The Key Benefits of Outdoor Learning / Education for Children and Teens
Our Foundation celebrates the benefits of outdoor learning for kids. Recent posts on educational staycation ideas, adventurous learning vacations for families and other outdoor inspirations for the spring, summer and even activities for the cold seasons put the proof in the pudding. But don’t take our word alone for it. Numerous studies from all over the world sing the praises of outdoor learning. Let’s take a look at why kids are excited about the opportunity to enjoy the great outdoors while learning about things that are relevant to the world around them.
What Makes Outdoor Learning so Great for Kids
Helps Apply What is Learned in the Classroom
When children and teens can apply what they learned in a classroom to real world scenarios they can better retain information. An American Institutes for Research (AIR) study on the effects of outdoor education programs for children delivered exciting results. Among academic gains, were social studies, language arts, math and science. Naturally (given the connection to the environment) science scores saw the biggest lift. Students who attended outdoor school significantly raised their science scores by over 26 percent!
What is even more exciting, is that not only do grades improve, but attitudes about subjects such as social studies, math and science improve, too. The better a child/teen feels about the subject, the hungrier they are to learn more about it.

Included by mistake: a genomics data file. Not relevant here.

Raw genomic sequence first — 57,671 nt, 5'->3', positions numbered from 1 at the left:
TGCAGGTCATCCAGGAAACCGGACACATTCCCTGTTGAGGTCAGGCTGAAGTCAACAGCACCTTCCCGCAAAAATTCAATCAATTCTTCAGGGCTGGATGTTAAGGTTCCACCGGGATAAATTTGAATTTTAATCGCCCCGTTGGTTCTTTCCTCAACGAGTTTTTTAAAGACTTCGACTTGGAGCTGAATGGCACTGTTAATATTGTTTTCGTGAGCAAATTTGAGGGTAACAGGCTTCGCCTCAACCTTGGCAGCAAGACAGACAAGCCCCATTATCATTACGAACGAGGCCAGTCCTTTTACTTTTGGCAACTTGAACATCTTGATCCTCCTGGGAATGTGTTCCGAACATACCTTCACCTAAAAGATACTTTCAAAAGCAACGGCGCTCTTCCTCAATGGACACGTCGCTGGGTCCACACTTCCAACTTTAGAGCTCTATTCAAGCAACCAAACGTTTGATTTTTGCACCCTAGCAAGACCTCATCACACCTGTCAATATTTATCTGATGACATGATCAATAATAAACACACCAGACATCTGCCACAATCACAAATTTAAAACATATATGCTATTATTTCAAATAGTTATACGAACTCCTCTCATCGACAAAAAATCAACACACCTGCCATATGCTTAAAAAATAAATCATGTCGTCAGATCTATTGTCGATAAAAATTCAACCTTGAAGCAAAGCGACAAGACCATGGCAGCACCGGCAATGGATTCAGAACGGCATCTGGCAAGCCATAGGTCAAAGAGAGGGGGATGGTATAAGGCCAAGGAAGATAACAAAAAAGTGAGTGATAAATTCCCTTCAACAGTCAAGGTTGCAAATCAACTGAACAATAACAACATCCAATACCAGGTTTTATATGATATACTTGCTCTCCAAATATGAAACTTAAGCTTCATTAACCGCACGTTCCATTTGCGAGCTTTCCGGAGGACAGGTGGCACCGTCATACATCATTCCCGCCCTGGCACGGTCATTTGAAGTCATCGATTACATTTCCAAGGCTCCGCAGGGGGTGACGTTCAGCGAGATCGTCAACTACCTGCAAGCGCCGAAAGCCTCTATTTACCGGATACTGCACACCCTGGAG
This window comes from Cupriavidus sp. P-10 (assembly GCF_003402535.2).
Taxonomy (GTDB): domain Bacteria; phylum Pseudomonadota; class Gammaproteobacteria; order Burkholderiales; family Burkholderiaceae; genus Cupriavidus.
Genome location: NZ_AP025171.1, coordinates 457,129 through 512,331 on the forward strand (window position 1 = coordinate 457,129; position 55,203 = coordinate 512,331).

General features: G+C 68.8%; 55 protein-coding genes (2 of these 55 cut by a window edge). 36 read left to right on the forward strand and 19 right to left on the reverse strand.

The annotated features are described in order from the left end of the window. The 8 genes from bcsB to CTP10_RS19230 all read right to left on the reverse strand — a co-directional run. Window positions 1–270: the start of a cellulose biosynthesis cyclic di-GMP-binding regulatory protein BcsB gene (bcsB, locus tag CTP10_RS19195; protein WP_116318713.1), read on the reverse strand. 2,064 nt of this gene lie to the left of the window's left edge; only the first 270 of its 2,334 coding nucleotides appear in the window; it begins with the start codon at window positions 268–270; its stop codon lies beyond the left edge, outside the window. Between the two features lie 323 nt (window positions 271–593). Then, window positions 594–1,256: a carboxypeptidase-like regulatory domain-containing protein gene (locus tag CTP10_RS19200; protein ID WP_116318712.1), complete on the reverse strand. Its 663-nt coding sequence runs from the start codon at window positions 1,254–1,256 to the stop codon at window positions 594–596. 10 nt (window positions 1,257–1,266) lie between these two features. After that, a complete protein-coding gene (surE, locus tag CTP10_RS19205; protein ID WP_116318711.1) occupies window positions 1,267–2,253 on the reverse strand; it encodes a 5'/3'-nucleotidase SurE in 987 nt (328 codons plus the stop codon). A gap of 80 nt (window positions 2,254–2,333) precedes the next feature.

Good for the Brain / Cognitive Functioning
Outdoor learning is better for the brain. Studies compiled by the Children and Nature Network (C&NN) show that daily exposure to natural settings increases children’s ability to focus and therefore enhances cognitive abilities (Nancy Wells 2000). Another study pulled from the C&NN cited Andrea Faber Taylor and Frances Kuo’s 2008 findings from the Journal of Attention Disorders study on children aged 7 to 12 diagnosed with ADHD found that children with ADHD were able to concentrate better and rated their experiences more positively when compared to traditional classroom settings. Thus, for both normal cognitive functioning and impaired cognitive functioning (as found with ADHD) outdoor learning experiences make sense.
Better Physical Health
There are indirect benefits towards health when kids add community garden and farm visits to their outdoor learning agenda. When they learn more about where their food comes from they are more likely to eat more fruits and vegetables. But what is really exciting, is that outdoor learning has direct health benefits, too!
For starters, an outdoor experience increases physical activity. A well-known study from Oxford Journals showed that learning activities within school ground green spaces can help combat childhood obesity. Another important study from the American Academy of Ophthalmology stated that more time spent outdoors may reduce the risk for nearsightedness (myopia) in children and adolescents. It seems that an outdoor learning experience a day keeps the doctors away.
Enhanced Social Development
The same AIR study that showed an improvement in academic performance also stated that participation in outdoor school was associated with higher ratings of conflict resolution skills and cooperation. A recent 2015 study from the National Center for Biotechnology Information (NCBI) backed the AIR finding, noting that 75-93% of children reported that an outdoor setting calms them down when they are angry. When thoughts are calm and collected, kids better engage, interact and learn from one another. Simply put, students involved in outdoor learning get along better, even during times of conflict. Other social benefits include improvements in self-esteem and peer-to-peer relationship building.
While classroom settings will always be a major part of childhood education, the evidence is clear. Planning for an outdoor learning experience is essential to the cognitive, physical, social and emotional health of children and teenagers alike. Stay tuned as the Plant a Seed and See What Grows Foundation continues in its series on the benefits of outdoor learning for kids.